I balance my list of subscriptions accordingly. Like most, I can’t afford to subscribe to everything.

At the end of the day it is all about how you assign value. I don’t work for free, so I conversely don’t mind paying for top of the line work in return.

The bottom line for me is that Drafts 5 Pro doesn’t disappoint; it truly is a tool it saves me a ton of time, makes my life easier with key solutions for how I work on iOS. A yearly Drafts 5 Pro subscription is literally 0.05476; 5 cents (USD) a day.

And I can hardly wait for the upcoming macOS version that will be part of it all.

Best of luck!


I’m Windows based, so this is very sad for me.

But why I am constantly complaining about subscriptions, is not because I am not willing to spend money.

I think I wrote that 2 times above: There is a better solution than subscriptions to help out both customers and developers!

Subscriptions cannot work for all apps and developers - but this is what I see growing, which is very bad.

And I will be part of that, as Drafts will be my first subscription.


Subscriptions don’t work for all app, but that doesn’t mean it isn’t best for SOME apps. And having been a Drafts 4 user and a Drafts 5 user, it seems to me like this is a good fit.


Wow! I love Drafts, but I couldn’t ditch Day One for it!

Did not see that one coming!


I bought drafts 4 even when 5 was released. I had the chance Tibet’s test 5 but ran out of time to really tell if subscription was really worth it for me. So I paid the £4.99 for version 4. Now I’m aiming to use this more with no time limitation. I then will make the decision on 5 when I’m ready. I’m just not sure if I’d really get my money’s worth out of 5 especially since I’m still trying to work the use of the app into every day use cases.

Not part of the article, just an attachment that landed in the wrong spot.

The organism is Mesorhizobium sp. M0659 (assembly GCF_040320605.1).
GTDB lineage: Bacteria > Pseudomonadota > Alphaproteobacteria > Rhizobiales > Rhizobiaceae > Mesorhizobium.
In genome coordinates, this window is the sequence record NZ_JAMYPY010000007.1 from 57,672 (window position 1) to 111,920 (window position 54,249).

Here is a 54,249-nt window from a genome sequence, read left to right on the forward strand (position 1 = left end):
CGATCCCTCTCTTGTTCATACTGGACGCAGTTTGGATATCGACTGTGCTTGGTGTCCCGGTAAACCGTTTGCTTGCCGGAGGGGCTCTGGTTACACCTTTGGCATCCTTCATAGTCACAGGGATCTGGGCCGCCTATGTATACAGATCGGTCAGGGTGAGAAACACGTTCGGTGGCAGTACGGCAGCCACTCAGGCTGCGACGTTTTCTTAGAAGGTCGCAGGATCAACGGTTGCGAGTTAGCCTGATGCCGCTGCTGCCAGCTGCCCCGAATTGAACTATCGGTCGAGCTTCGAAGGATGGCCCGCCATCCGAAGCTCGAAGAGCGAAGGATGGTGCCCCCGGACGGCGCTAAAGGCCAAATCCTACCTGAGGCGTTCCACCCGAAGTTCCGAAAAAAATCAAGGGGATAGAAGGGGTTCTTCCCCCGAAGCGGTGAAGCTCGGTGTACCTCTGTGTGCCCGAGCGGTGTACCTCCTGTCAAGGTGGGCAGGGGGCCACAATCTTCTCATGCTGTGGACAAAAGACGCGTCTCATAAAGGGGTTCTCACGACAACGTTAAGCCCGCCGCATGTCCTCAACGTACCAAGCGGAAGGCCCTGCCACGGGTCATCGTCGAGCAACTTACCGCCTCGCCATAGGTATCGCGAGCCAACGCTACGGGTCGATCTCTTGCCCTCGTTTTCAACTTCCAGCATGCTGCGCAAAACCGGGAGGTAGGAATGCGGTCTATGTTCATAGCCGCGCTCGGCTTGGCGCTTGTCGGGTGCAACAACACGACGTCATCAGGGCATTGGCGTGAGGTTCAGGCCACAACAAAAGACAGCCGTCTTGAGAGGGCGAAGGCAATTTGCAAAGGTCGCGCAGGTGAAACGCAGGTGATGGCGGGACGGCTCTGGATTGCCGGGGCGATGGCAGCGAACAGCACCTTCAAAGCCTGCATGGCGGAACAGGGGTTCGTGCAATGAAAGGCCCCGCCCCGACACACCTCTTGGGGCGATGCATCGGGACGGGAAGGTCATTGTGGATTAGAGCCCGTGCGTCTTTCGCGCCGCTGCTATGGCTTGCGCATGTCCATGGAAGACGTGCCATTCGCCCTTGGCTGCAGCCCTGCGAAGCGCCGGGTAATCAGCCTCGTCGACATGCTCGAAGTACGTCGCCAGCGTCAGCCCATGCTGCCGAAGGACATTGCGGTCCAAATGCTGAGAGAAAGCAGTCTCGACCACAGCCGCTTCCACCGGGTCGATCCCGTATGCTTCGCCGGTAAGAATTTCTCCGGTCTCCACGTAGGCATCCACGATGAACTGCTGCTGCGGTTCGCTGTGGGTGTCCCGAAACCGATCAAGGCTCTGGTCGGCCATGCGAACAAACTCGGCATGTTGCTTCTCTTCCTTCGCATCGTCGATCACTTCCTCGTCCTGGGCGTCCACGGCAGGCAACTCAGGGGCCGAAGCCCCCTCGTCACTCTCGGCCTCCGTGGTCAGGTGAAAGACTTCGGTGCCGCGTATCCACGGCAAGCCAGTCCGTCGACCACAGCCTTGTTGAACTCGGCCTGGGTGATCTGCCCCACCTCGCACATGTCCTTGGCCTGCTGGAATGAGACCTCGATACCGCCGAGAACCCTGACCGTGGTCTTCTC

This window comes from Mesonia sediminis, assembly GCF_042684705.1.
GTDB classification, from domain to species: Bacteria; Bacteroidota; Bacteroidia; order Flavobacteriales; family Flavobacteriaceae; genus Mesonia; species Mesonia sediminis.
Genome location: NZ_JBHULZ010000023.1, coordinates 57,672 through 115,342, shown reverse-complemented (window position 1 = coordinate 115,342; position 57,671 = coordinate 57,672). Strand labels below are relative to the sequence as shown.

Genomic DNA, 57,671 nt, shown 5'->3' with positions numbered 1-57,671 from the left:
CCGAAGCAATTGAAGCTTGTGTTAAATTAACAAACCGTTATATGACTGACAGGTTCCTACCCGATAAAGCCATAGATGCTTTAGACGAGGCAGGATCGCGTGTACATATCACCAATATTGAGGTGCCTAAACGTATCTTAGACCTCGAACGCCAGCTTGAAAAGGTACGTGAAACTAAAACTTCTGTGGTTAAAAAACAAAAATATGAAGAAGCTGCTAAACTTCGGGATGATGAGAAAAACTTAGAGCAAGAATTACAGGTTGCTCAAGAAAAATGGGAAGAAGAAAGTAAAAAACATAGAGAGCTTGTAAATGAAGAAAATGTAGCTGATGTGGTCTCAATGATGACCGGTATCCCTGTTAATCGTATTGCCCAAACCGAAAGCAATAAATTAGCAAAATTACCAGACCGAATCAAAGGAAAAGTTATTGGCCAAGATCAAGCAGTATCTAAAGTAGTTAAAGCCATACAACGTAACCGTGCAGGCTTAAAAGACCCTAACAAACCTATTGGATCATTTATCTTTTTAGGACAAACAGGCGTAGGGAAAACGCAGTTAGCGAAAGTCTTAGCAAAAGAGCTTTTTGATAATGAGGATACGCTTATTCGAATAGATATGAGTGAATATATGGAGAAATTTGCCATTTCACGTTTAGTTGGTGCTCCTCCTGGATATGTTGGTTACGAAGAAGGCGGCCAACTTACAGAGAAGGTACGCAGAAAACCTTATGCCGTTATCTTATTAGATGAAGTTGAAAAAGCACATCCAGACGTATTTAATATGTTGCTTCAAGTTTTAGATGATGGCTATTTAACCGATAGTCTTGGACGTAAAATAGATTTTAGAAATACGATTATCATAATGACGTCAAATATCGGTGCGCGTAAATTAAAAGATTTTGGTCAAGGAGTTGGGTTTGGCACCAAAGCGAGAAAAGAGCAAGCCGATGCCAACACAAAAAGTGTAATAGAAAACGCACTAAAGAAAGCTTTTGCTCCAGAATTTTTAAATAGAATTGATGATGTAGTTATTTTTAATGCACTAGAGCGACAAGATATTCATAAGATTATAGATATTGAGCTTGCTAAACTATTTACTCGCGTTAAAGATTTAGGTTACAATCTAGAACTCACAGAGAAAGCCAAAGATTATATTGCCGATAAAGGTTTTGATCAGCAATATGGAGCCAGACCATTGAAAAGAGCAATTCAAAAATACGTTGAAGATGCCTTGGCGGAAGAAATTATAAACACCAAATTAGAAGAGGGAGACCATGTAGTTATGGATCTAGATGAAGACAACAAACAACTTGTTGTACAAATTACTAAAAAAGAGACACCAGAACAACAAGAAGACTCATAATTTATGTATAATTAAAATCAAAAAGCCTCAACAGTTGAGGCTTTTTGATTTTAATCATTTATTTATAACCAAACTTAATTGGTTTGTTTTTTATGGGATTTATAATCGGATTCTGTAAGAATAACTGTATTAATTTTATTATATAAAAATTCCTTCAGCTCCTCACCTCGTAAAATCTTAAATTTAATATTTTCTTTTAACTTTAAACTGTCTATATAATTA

Well coming from the dim and distant past I can remember when a copy of word, excel etc cost upwards of $100 each, Photoshop and the like were in the 100’s of dollars. The result (on windows) hundreds of cracked bug/virus ridden versions infecting peoples computers.

I actually can not see any difference between paying a small, come on it’s really is very little, yearly subscription and paying for a new app each year.

Software costs money to develop and the culture of a race to the bottom in price and quality benefits nobody, and devs need to eat and prosper. However subscriptions only work for certain apps, for me that is those that provide value in what I do, so I pay for Drafts, but I dropped Bear and Ulysses as they were not giving me a good return on investment. I also pay for Gsuite, inoreader, and a couple of others. I would also happily pay a sub for Omnifocus but they have a different business model. Drafts however is without doubt worth the money to me, even though I have probably not scratched the surface of what it is actually capable of.

Subscriptions can run away from you, but like everything its just discipline. The bottom line is if you want it be prepared or able to pay for it or you simply can’t have it, that’s life and really no good kicking too much against it. I would love an Aston Martin!

Personally I would rather have 10 apps that allow me to get done what I need, than 700 (which I really doubt its possible to use that many anyway) just sitting there. That said I do not play games, life throws me enough suprises and challenges without paying for more.:wink:


That’s my aim. Even 33 seems like a fine number. Somehow, I keep overshooting the mark.